This is a new website hosted by Landcare Research, aimed at helping members of the community answer three questions:

  1. How do I find and collect freshwater algae?
  2. How do I identify freshwater algae?
  3. How do I interpret the results?

Freshwater algae are natural, essential, and often beautiful inhabitants of lakes, ponds, wetlands, and streams. However, they can also cause problems when they occur in abundance, resulting in toxin production or unsightly growths, and may be obvious indicators of contamination. This website will be useful to anyone interested in observing and identifying algae, and who has access to a compound microscope (even a very basic one). It is aimed at the level of community groups with little previous knowledge, such as school classes or volunteer groups. The identification key, with illustrated glossary, will enable you to detect nuisance algae, such as potentially toxic cyanobacteria or Didymo, and will help you explore this fascinating – and incredibly diverse – microscopic world.

This web resource was initiated by Stephen Moore, a Landcare Research entomologist, aquatic ecologist, photomicroscopist and enthusiastic communicator of science. Sadly, Stephen died in 2013 after a long battle with cancer; ongoing work on the website has been continued by Phil Novis.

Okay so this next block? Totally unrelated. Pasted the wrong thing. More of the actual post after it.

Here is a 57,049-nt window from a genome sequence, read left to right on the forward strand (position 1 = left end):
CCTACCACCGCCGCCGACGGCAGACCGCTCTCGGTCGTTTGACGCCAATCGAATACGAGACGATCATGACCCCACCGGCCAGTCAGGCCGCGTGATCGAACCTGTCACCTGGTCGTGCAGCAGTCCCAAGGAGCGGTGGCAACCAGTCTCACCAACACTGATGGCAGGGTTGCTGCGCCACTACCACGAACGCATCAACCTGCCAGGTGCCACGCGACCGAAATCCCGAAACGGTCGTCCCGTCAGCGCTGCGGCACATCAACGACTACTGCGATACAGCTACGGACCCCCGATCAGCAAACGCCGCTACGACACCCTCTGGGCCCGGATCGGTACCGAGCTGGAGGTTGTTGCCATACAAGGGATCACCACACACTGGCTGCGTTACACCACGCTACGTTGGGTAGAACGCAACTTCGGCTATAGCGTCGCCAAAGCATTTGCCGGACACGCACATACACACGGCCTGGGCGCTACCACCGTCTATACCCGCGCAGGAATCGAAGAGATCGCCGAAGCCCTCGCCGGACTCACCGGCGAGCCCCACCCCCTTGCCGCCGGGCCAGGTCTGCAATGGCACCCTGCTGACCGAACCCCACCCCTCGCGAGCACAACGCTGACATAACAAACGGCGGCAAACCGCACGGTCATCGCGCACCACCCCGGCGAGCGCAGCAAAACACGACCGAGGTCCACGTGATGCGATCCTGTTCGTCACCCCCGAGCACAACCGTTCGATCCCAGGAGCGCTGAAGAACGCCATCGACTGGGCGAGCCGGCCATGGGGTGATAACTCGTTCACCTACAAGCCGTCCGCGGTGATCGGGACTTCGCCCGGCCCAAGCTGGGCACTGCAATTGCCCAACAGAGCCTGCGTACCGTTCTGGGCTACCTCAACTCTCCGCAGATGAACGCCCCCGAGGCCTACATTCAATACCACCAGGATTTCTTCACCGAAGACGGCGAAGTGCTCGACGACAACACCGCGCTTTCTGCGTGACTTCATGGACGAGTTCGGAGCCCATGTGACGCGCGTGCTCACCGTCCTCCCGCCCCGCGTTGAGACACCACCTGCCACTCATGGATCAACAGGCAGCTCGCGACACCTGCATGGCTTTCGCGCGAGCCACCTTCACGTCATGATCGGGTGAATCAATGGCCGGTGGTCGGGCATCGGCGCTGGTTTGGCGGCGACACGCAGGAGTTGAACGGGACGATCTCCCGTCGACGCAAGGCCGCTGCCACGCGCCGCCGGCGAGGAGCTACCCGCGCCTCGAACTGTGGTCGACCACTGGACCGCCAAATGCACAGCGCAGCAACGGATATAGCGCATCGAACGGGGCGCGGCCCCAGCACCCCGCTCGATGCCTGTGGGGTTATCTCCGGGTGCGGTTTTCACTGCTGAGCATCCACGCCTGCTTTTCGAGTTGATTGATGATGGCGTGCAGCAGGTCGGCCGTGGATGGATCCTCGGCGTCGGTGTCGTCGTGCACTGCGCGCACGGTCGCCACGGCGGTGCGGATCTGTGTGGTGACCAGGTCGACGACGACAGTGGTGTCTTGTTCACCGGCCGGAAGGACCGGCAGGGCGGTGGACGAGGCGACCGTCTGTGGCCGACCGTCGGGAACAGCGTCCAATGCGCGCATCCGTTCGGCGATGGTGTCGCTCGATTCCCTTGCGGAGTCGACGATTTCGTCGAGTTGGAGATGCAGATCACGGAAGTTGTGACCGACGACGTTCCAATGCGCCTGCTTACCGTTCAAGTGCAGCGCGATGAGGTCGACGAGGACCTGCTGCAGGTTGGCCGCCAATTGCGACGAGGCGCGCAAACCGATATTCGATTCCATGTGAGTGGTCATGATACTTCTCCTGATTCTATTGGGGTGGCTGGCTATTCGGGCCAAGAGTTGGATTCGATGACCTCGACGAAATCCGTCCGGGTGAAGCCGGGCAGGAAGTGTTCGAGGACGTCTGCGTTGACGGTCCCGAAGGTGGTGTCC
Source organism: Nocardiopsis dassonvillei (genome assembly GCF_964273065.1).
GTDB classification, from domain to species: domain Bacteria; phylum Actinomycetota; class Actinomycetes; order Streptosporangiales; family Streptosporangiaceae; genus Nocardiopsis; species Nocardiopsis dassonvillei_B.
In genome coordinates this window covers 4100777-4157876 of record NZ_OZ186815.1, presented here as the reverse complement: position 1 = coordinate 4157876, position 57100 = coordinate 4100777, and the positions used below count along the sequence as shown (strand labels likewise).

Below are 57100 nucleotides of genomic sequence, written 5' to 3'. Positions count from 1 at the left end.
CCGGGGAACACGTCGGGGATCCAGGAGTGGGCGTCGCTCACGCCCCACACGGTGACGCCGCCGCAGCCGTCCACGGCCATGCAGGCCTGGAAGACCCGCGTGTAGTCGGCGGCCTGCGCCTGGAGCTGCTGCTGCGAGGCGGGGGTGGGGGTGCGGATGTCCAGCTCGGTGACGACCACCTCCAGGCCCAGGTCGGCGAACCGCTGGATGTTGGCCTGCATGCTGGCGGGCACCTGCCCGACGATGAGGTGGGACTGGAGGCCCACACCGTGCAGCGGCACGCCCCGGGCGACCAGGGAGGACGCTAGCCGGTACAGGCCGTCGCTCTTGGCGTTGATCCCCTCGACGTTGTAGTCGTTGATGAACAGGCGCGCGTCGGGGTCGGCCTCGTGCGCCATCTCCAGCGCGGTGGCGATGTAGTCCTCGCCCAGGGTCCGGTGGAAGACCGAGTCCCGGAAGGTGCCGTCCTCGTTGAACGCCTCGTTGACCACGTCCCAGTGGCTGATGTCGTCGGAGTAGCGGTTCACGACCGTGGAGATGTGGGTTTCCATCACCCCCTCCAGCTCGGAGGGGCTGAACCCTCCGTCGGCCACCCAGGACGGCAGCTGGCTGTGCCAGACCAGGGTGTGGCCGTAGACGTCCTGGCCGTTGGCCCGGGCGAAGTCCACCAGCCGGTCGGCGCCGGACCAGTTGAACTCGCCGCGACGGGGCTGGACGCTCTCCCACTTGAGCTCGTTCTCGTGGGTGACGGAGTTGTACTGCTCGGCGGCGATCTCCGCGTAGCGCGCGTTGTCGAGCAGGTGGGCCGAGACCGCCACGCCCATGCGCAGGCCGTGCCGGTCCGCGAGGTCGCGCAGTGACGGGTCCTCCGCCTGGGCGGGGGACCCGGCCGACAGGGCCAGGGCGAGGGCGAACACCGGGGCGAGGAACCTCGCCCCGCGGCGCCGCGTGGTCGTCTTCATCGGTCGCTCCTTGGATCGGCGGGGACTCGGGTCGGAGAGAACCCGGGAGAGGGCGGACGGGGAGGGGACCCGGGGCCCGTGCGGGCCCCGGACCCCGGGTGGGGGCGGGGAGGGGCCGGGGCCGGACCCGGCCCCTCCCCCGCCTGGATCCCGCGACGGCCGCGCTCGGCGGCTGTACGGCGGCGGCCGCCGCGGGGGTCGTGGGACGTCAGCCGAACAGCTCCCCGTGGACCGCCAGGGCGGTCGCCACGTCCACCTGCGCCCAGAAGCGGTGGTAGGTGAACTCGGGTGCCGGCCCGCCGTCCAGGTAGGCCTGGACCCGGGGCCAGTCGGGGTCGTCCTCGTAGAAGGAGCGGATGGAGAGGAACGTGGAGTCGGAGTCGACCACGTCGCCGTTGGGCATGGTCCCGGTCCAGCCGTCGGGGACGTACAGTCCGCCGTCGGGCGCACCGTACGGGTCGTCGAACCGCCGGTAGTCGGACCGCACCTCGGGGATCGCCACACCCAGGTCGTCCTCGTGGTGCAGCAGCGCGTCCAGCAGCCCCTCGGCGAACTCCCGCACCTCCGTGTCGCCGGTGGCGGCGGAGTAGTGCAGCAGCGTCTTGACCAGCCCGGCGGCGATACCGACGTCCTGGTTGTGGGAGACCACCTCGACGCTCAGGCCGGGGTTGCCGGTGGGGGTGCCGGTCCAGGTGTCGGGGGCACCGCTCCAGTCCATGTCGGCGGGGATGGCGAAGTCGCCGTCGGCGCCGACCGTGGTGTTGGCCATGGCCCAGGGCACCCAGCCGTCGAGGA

~Phil Novis, researcher

Recent publications involving Allan Herbarium researchers

Becker M, Gruenheit N, Deusch O, Steel M, Voelckel C, McLenachan PA, Heenan PB, Kardailsky O, Leigh J, Lockhart P 2013. Hybridization may facilitate in situ survival of endemic species through periods of climate change. Nature Climate Change 3: 1039–1043.

Heenan PB, Smissen RD 2013. Revised circumscription of Nothofagus and recognition of the segregate genera Fuscospora, Lophozonia, and Trisyngyne (Nothofagaceae). Phytotaxa 146: 1–31.

Heenan PB, Molloy BPJ, Smissen RD 2013. Cardamine cubita (Brassicaceae), a new species from New Zealand with a remarkable reduction in floral parts. Phytotaxa 140: 43–50.

Heenan PB, Telford IRH, Bruhl JJ 2013. Three new species of Gingidia (Apiaceae: Apioideae) from Australia and New Zealand segregated from G. montana. Australian Systematic Botany 26: 196–209.

Novis PM, Smissen R, Buckley TR, Gopalakrishnan K, Visnovsky G 2013. Inclusion of chloroplast genes that have undergone expansion misleads phylogeny reconstruction in the Chlorophyta. American Journal of Botany 100: 2194–2209.

Sanson CE, Heenan PB, Perry NB, Smallfield BM, van Klink JW 2013. Chemosystematic analyses of Gingidia volatiles. Chemistry and Biodiversity 10: 2226–2234.

Tan HW, Heenan PB, Ridgway HJ, Andrews M 2013. The New Zealand alpine endemic Montigena novae-zelandiae (Fabaceae) shares rhizobial symbionts with Carmichaelia and Clianthus. New Zealand Journal of Botany 51: 297–307.

Zhong B, Xi Z, Goremykin VV, Fong R, Mclenachan PA, Novis PM, Davis CC, Penny D 2014. Streptophyte algae and the origin of land plants revisited using heterogeneous models with three new algal chloroplast genomes. Molecular Biology and Evolution 31: 177–183.